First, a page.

A Muslim woman who is modestly stylish stands in front of a cityscape.

At the time the documentary Fashioning Faith was made, just thirteen years ago, it was still a struggle to get companies to recognise the importance of the modest fashion market. Samantha Bhatty, the director of a New York sales showroom, describes the negative reaction of shops to the idea of modest fashion. “Right now at this point they only care about the fashionable woman and if she happens to be modest that’s a great thing …. At first we were really excited about the modest woman and I wanted to really push that aspect of it.”

Fashioning Faith is a fascinating look at the beginnings of modest fashion, documenting the courageous, trailblazing efforts of designers like Nzinga Knight to turn the tide and challenge societal norms, transforming entrenched negative and restrictive images of the Muslim woman to normalise being both modest and stylish at once.

A Muslim woman in hijab models modest fashion.

Can Hijab be Immodest?

Another documentary, Fashionably Modest, directed by Nushmia Khan, asks difficult questions about hijab and the fashion industry, and examines whether modest fashion is actually an oxymoron. The documentary points out that not everyone is on board with what the Muslim fashion scene is becoming. “Some Muslims see a flashy, high fashion hijab as missing the point. Can hijab be immodest?… Are Muslims feeding into a culture that glorifies narcissism through social media? Does all this defeat the purpose of wearing hijab and modesty?” These are essential questions in relation to hijab and fashion, and are explored through interviewing various Muslim women in the modest fashion industry.

A Muslim woman in hijab modelling modest fashion on the catwalk

Representing an Entire Religion

As the most visible representatives of Islam, those wearing hijab are often expected to represent the entire religion, both by Muslims and non-Muslims. Fashionably Modest asks whether this is fair, examining judgemental attitudes about hijab within the Muslim community, while also considering how dressing stylishly and modestly can give a good impression of Muslims. Ndaa Hassan, Hijab Designer of Echarpe a la Mode comments “When you wear hijab, you are constantly in a position that you have to look good every day… I think if you are well dressed that is dawa in itself.”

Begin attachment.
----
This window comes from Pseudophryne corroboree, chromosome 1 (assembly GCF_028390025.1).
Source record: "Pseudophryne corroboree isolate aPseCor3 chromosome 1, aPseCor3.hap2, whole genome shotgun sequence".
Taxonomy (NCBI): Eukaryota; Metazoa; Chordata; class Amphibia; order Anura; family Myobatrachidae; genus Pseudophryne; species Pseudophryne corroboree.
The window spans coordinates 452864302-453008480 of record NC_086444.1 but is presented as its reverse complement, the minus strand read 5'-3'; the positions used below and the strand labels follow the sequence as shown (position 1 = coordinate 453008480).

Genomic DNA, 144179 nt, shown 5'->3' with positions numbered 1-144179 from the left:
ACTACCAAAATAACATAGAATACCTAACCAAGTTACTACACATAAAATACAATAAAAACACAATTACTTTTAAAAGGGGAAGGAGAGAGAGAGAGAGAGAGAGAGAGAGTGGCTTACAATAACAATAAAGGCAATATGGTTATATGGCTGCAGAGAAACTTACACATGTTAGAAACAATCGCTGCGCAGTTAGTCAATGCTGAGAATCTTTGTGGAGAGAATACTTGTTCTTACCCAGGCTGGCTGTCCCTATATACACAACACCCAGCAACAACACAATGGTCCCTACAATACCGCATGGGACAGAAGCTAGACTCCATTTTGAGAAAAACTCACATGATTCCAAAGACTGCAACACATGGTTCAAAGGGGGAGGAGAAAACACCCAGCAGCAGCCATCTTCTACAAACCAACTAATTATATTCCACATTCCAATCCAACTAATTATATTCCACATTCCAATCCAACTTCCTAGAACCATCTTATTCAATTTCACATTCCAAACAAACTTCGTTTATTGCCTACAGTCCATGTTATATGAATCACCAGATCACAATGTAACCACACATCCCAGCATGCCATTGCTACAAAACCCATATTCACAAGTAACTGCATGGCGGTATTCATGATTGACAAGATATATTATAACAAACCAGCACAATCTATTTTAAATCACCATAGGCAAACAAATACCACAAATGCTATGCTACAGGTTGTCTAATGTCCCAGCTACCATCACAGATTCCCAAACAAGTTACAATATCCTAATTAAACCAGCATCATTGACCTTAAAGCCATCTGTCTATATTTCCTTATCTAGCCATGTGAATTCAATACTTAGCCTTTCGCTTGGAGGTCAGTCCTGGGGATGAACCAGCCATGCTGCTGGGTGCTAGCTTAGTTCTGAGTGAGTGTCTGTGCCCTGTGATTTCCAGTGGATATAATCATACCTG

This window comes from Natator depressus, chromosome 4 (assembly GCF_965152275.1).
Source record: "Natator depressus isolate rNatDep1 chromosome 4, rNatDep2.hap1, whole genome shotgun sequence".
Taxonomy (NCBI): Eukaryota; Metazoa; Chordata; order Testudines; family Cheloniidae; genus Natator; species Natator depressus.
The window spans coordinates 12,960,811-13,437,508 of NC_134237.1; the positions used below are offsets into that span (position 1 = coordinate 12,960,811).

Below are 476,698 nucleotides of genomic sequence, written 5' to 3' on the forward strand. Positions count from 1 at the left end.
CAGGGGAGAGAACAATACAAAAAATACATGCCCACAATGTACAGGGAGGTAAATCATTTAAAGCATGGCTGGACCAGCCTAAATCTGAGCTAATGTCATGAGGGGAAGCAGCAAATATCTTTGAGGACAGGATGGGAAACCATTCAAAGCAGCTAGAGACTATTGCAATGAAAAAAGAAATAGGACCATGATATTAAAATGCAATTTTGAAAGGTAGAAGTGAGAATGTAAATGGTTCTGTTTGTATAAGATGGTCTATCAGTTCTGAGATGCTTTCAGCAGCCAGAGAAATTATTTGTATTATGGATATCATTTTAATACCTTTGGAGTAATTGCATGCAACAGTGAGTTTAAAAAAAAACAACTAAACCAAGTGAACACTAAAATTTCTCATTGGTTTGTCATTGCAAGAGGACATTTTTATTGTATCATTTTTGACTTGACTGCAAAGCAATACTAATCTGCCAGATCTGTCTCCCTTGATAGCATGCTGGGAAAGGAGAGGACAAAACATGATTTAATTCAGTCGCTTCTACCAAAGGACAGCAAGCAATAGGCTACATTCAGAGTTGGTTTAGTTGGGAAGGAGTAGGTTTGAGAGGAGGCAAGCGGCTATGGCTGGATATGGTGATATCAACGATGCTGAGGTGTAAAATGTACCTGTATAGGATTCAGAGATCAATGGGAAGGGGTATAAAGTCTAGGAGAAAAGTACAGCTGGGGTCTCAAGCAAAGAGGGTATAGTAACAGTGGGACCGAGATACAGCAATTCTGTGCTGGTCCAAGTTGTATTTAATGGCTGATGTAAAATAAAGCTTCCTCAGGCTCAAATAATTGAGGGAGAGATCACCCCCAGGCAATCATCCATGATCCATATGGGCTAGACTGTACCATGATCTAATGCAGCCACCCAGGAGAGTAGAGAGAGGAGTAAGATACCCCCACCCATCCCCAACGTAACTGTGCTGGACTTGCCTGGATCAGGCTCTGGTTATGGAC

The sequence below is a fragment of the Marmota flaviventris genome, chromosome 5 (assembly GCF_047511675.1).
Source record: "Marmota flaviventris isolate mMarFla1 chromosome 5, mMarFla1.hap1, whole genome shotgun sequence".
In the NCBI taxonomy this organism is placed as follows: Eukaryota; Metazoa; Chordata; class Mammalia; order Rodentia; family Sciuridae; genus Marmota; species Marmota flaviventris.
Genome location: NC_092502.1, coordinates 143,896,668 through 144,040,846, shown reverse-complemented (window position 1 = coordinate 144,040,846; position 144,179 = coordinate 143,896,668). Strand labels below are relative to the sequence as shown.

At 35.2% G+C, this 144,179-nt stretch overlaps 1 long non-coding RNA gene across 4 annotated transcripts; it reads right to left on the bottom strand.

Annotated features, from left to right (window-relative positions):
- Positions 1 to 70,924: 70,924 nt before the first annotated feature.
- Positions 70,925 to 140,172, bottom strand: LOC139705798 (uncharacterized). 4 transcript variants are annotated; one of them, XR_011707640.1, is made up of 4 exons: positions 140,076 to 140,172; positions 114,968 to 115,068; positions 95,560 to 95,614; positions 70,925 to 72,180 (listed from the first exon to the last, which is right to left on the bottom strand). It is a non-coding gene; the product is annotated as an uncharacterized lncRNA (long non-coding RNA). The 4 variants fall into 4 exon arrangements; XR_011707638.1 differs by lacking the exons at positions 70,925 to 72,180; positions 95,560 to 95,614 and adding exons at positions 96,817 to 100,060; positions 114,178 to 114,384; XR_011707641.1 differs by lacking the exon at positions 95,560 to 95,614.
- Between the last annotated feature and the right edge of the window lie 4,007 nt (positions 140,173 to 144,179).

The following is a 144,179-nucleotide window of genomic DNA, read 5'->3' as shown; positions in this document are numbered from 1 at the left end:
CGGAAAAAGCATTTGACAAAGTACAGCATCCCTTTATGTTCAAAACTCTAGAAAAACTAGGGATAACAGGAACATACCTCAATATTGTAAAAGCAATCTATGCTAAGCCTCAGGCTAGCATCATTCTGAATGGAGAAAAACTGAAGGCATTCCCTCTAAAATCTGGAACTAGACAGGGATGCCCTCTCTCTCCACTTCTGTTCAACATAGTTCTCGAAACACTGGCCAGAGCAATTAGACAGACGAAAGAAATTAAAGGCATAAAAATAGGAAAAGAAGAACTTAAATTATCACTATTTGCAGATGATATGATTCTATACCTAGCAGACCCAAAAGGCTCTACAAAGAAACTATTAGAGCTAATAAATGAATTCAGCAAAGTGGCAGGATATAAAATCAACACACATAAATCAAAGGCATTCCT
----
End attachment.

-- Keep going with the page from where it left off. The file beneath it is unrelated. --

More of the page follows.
The documentary also considers the importance of role models, asking whether Muslim fashionistas are good role models or whether they are simply a less bad alternative, and interviewing influencer Dina Tokia, who was later to cause great controversy by deciding not to wear hijab all the time, and was accused of influencing young Muslim girls in a negative way.

Modest fashion has come a long way, whether you think it is a great move forward for Muslim women and for the image of Islam, or that it detracts from the true meaning of modesty, it seems here to stay.
Mother and teacher Nadia Pardesi says “For my daughter, I want her to look at me and I want her to look at other muhajjabahs and think “they’re cool, and I want to be like them. I like that they are someone who dresses nicely and still wears hijab.”

'Circling the House of God' is an amazing documentary interviewing renowned writer and scholar Dr. Martin Lings (1909-2005) about his pilgrimages to Mecca in 1948 and 1976, interspersed with incredible archive material of the Hajj from the early twentieth century.
'Circling the House of God' is an amazing documentary interviewing renowned writer and scholar Dr. Martin Lings (1909-2005) about his pilgrimages to Mecca in 1948 and 1976, interspersed with incredible archive material of the Hajj from the early twentieth century.